Bosch and Bruegel review – more gripping than a thriller

Two master painters of the macabre and the mundane come together in Joseph Leo Koerner’s frightening, fascinating studyHieronymus Bosch and Pieter Bruegel the Elder work like antagonistic muscles in the imagination, pulling with and against each other. Bosch is a painter of medieval hellfire whose fantastical creations exceed our nightmares. Bruegel, most memorably and wonderfully, shows us a recognisable world where children lick bowls clean, bagpipers draw breath and harvesters stretch out in the sun. Turning from metaphysics and from myth, he attends to the ploughman who labours his way across a field while Icarus falls into the sea far below. Bosch’s pale figures belong to the international gothic; Bruegel’s weighty peasants dance vigorously into modern times. Yet Bruegel (born 10 years after the elder artist’s death) was greeted by his contemporaries as a “second Bosch”, and the connections between the two Netherlandish masters have fascinated viewers for ...

Bosch and Bruegel review – more gripping than a thriller

Two master painters of the macabre and the mundane come together in Joseph Leo Koerner’s frightening, fascinating studyHieronymus Bosch and Pieter Bruegel the Elder work like antagonistic muscles in the imagination, pulling with and against each other. Bosch is a painter of medieval hellfire whose fantastical creations exceed our nightmares. Bruegel, most memorably and wonderfully, shows us a recognisable world where children lick bowls clean, bagpipers draw breath and harvesters stretch out in the sun. Turning from metaphysics and from myth, he attends to the ploughman who labours his way across a field while Icarus falls into the sea far below. Bosch’s pale figures belong to the international gothic; Bruegel’s weighty peasants dance vigorously into modern times. Yet Bruegel (born 10 years after the elder artist’s death) was greeted by his contemporaries as a “second Bosch”, and the connections between the two Netherlandish masters have fascinated viewers for ...

Treasure Palaces: Great Writers Visit Great Museums – review

From John Lanchester at the Prado to Ann Wroe at Dove Cottage, these accounts of favourite museums are a joy to readThe 24 essays gathered here came about when distinguished writers were given what sounds like a most appealing brief: choose a museum that has played a part in your life, go back and write about it. It’s almost as good an opportunity as Desert Island Discs. Still, Richard Ford demurred, explaining that his eyes fail to focus after 45 minutes in a museum; David Sedaris said he prefers the cafe and gift shop. Alice Oswald clearly had her doubts. “I haven’t been to many museums,” she says. “I can’t help being depressed by the aloofness of things behind glass.” There’s nothing to say that writers should particularly like museums, or that their experiences should be any different from those of musicians or teachers or cooks. The editor, ...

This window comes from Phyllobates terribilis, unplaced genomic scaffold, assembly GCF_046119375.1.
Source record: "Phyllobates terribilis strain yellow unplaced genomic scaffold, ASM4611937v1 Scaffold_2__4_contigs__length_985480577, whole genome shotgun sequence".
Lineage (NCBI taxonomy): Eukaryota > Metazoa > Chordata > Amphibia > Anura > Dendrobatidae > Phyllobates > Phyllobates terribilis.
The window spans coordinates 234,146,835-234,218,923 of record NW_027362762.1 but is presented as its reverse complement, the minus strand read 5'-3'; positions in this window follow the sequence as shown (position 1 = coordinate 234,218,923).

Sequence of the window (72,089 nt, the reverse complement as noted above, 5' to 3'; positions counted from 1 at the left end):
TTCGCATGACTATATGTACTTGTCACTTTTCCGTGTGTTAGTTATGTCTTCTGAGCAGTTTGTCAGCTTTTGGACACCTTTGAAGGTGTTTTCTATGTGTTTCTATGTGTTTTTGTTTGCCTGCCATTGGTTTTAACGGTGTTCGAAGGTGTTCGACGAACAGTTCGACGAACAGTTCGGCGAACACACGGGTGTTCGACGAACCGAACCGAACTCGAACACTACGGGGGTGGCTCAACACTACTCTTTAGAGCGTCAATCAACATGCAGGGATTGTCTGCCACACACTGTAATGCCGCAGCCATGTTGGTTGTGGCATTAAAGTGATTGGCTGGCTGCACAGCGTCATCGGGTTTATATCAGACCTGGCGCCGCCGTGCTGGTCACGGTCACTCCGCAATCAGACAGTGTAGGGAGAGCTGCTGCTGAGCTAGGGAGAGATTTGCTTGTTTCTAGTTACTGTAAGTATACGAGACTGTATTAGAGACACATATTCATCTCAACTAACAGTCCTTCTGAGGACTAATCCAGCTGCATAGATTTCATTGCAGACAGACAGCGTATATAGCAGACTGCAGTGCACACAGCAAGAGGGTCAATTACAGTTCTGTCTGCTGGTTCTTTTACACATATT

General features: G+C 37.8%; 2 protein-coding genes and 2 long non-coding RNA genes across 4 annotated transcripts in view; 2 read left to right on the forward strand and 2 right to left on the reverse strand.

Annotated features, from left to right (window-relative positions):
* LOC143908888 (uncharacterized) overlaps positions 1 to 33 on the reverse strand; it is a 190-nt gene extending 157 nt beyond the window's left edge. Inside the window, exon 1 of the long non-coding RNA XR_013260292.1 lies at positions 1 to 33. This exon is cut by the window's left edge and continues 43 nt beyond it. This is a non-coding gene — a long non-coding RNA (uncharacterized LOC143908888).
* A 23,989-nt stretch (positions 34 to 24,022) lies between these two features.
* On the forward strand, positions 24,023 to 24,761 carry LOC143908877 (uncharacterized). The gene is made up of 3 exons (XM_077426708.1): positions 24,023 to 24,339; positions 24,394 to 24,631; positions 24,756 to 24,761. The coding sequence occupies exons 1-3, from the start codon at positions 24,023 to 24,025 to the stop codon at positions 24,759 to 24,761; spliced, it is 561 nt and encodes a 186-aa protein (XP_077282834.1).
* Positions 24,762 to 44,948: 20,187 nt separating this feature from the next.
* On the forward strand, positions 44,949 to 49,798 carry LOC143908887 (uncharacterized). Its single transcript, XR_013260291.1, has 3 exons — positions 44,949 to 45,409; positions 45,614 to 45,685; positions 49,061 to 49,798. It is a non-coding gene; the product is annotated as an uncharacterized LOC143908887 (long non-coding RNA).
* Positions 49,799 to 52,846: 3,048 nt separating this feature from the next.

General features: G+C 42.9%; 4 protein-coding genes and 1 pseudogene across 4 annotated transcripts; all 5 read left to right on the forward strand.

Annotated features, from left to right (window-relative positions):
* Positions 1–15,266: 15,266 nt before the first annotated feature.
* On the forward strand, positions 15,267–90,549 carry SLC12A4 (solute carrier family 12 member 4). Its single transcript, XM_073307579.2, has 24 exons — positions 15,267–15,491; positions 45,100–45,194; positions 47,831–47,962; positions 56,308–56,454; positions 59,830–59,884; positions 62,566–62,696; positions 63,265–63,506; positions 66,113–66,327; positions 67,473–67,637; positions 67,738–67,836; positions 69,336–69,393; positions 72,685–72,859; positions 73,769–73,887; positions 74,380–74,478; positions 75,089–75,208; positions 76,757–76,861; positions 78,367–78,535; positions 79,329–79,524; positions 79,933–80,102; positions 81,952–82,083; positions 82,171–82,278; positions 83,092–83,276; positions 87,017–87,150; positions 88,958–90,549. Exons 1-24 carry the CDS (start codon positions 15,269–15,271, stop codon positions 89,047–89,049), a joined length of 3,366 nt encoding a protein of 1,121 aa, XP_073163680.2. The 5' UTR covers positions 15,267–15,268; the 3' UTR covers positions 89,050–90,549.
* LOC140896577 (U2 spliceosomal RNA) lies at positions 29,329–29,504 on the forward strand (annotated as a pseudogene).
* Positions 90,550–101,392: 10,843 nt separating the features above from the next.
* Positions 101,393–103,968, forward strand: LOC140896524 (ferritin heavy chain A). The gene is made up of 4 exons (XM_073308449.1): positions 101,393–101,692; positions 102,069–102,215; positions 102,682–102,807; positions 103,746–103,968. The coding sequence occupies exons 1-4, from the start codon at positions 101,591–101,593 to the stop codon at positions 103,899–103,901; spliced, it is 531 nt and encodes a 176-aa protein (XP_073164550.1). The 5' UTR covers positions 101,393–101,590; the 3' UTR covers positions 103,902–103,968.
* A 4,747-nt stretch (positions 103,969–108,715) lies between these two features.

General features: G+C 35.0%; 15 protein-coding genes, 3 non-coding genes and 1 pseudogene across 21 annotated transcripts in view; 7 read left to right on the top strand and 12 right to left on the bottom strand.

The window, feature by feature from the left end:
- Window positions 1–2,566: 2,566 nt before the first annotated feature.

Cove by Cynan Jones review – an intensely observed tale of one man at sea

Lightning strikes, and a kayaker finds himself in unknown waters. This novel powerfully explores disorientation, survival – and loveIn a blank between two paragraphs of this arresting short novel, a lone man in a kayak is struck by lightning. He wakes in unknown waters, having drifted far from the cove of the title. Badly injured, equipped with little more than a litre of water, a fishing line and a frying pan, he faces an endurance test of the most essential, stripped-back sort. Here is a man and the sea – or rather a man and his own fear, thirst, self-control and motivating love for a pregnant partner back on land. Cynan Jones is a highly accomplished writer in whose hands such elemental raw materials turn strange and fugitive. Lightning strikes and kayaks might belong in an all-action adventure, but Jones’s interest is in stillness and repetition. Though his novels often ...

Making the weather in English writing and art

From icy ground gleaming in early literature to the idea of data stored in a cloud … how weather has been portrayed in different eras is full of surprises

On the last night of the 18th century, the heroine of Virginia Woolf’s Orlando leans out from her London window. In the cool, clear air she surveys the smooth domes and magnificent vistas of the city. All is “light, order, and serenity”. But then, as she watches, a rapid gloom starts to close in. Within moments, there comes a dramatic meteorological alteration. “A turbulent welter of cloud covered the city. All was darkness; all was doubt; all was confusion. The 18th century was over; the 19th century had begun.”

This is how time passes in Woolf’s historical pageant: the atmosphere of English life in different eras is established through changes in the air. It is a masterstroke of literalism. Life ...

My highlight: Life in Squares

One corset is removed while another is thrown out the window … there is much to fit in and much to look forward to with the BBC’s upcoming Bloomsbury drama

It’s 1905, the father is dead, a caricature aunt is thrown out of the house protesting about decorum, and the Stephen sisters can now, in their mid-20s, invent their own sort of freedom. The first episode in this Bloomsbury drama is about efforts to undo Victorian lacing, a theme established literally when Vanessa (not yet Vanessa Bell) takes off her corset and, for good measure, Virginia (not yet Virginia Woolf) throws hers out of the window.

Points have to be made concisely because there is a lot to get through. Here comes the whole entourage of Cambridge men – Clive Bell, Lytton Strachey, Maynard Keynes; here is Duncan Grant, whose combination of ease and longing is attractively interpreted by James Norton. There’s ...